A previous article explains how to use the awesome VLC player to rip a DVD to an MPEG-1 file. Technically, it gets the job done, but there are other options. Storage is dirt cheap so why not retain the full image quality and size as well as all the menus, languages, subtitles and bonus material from the original DVD. Using ImgBurn you can rip the entire disc to an ISO file and then use the VLC player to watch the DVD just like you had the physical disc in your drive.
After downloading and installing ImgBurn, a wizard will offer a few choices.
Before we start ripping, we need to prevent ImgBurn from splitting the file into multiple parts since we want to end up with a single ISO file of the entire disc. Go to Tools > Settings and click on the Read tab. Under options, change the value of File Splitting from Auto to None. Click OK to go back to the main screen.
The main screen shows everything you would want to know about this disc. Under Destination, click the folder and navigate to a location where you want to store the image file. Be sure you have enough space. Look in the window on the right, the value for Size is how many bytes the disc contains (this disc is 4.6 Gigs).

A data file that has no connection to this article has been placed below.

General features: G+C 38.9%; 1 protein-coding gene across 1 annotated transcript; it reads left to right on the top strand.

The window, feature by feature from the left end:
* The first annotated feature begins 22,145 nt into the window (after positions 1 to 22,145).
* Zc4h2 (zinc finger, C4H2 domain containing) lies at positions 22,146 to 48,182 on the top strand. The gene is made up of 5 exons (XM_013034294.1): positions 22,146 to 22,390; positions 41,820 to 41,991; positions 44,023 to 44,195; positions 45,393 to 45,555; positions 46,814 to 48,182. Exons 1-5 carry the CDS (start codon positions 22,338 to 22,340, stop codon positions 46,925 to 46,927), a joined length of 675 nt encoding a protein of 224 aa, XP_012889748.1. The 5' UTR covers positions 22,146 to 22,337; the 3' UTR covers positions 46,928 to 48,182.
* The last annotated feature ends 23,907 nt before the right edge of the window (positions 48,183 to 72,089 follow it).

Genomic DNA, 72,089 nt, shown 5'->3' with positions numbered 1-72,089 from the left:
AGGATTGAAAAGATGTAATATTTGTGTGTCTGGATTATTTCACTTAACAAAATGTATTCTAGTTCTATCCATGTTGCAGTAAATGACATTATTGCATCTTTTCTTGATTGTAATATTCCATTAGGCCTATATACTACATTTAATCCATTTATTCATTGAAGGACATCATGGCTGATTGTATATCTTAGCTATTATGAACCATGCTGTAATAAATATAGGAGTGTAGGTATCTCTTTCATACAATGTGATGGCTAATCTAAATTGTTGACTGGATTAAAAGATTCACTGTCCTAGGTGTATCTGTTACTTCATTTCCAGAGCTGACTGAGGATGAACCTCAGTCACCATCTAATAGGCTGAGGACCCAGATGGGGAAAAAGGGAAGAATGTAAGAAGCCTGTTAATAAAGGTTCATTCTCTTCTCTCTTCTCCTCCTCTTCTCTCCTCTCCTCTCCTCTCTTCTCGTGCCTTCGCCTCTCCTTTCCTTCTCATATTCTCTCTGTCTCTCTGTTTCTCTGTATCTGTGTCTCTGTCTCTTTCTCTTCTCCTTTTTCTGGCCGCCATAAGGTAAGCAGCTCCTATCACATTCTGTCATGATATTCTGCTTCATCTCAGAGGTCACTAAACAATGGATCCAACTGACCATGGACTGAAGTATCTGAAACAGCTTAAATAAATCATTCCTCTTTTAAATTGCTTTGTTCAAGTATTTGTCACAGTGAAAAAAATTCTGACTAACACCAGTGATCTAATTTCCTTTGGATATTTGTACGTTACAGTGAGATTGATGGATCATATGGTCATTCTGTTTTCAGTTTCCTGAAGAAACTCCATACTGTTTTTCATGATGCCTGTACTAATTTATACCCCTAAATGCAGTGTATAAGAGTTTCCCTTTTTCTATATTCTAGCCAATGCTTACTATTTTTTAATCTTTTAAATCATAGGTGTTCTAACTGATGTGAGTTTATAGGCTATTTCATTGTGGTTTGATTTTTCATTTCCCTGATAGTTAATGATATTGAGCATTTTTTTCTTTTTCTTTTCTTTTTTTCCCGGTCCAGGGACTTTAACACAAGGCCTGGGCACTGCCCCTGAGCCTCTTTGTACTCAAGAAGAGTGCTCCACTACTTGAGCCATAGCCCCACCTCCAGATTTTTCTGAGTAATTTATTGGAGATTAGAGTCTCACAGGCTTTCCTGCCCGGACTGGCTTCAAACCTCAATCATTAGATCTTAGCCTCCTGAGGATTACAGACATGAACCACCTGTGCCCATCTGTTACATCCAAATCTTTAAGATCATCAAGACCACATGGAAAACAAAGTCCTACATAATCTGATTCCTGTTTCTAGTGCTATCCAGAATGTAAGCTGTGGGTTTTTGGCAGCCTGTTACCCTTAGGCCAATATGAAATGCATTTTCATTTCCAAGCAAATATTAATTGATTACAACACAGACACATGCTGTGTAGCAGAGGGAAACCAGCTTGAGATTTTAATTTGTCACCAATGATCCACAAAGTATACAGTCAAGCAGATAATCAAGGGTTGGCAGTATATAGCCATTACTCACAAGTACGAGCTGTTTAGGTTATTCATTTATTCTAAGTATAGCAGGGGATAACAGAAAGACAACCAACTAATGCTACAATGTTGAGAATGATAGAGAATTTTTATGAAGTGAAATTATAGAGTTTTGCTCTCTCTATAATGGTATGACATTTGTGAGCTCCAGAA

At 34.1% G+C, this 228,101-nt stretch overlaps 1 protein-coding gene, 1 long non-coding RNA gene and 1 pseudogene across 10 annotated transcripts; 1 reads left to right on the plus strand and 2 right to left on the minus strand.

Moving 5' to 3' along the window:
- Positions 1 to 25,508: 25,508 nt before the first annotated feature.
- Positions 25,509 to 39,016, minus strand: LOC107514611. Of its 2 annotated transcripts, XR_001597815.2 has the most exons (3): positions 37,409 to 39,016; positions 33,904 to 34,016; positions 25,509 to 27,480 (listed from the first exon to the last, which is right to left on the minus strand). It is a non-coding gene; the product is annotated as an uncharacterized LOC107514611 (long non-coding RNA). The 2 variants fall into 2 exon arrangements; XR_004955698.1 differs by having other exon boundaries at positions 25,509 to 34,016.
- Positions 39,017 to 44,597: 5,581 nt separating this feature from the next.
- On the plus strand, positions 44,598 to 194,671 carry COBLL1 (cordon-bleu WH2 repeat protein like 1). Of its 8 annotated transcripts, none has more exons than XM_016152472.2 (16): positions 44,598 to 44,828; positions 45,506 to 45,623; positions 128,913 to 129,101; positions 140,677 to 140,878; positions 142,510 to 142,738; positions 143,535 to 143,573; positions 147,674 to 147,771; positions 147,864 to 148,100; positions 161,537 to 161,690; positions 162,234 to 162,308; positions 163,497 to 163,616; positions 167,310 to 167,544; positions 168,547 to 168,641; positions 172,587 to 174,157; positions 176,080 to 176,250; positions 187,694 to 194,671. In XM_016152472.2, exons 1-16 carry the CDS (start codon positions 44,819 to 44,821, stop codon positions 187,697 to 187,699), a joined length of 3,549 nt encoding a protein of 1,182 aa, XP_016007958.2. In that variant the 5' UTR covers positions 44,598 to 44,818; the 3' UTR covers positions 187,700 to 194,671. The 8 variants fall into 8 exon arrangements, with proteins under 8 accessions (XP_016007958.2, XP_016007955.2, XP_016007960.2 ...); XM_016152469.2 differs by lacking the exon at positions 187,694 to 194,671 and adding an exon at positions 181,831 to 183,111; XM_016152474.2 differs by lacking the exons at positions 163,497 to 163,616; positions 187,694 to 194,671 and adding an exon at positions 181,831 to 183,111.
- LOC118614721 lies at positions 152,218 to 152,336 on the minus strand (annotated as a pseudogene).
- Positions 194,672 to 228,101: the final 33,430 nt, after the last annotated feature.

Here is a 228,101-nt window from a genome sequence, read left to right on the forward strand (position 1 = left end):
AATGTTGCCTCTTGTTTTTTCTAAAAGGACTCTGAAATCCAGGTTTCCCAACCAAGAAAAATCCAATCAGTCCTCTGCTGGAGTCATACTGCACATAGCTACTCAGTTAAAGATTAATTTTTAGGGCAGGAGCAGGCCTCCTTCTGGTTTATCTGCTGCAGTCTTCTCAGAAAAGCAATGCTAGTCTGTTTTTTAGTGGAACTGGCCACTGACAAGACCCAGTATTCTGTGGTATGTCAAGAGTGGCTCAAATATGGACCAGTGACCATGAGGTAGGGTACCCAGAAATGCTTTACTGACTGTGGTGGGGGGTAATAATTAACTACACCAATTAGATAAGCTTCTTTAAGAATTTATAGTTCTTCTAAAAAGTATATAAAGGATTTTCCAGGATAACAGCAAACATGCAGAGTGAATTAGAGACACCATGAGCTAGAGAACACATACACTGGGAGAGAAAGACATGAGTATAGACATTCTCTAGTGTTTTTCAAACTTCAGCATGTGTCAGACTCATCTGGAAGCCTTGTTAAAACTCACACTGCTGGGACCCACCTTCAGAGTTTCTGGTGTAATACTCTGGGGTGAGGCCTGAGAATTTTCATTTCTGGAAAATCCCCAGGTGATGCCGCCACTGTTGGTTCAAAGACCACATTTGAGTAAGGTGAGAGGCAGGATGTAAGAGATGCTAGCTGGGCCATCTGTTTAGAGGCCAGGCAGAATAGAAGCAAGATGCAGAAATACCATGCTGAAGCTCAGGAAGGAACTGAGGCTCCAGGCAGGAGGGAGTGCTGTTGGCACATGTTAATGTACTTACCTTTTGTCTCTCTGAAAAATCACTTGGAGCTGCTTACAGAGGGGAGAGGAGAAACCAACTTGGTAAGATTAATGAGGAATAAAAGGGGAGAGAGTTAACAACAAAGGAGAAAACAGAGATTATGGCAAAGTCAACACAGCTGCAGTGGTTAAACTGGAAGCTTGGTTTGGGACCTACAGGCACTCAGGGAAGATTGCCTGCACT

When you are ready, click the button at the bottom with the green arrow. The ripping process will begin and the screen will give you a progress indicator including the estimated time remaining.
Go do something else while this runs, it’s going to take a while. A dual layer disc can hold more than 8 Gigs and you should rip at the lowest speed you can bear for best results.
When it’s done you will have a file called ‘Name of the disc’ .ISO.
Now, start VLC player and select Open > File. Navigate to the ISO file and select it. VLC player will start playing the file and the result will appear just like you were playing the physical disc.
Now you can enjoy the full quality and functionality of the DVD without having to lug around all those discs.
ImgBurn is a very powerful piece of software that does a lot of other things, including burning image files to disc, and it is completely FREE (I know the Admin loves free). It runs on all versions of Windows, including Vista and all 64-bit versions of Windows.
One thing ImgBurn will NOT do is rip encrypted discs (discs with CSS and/or Macrovision). For that task you need a tool called DVD Decrypter. The developer of DVD Decrypter is no longer working on the software due to issues with the Macrovision corporation and the obvious DMCA violations the product allows. It wouldn’t be proper to advise you on how to rip protected material or commit DMCA violations, but if you do happen to obtain a copy of DVD Decrypter, you will see that its interface and operation is very similar to that of ImgBurn.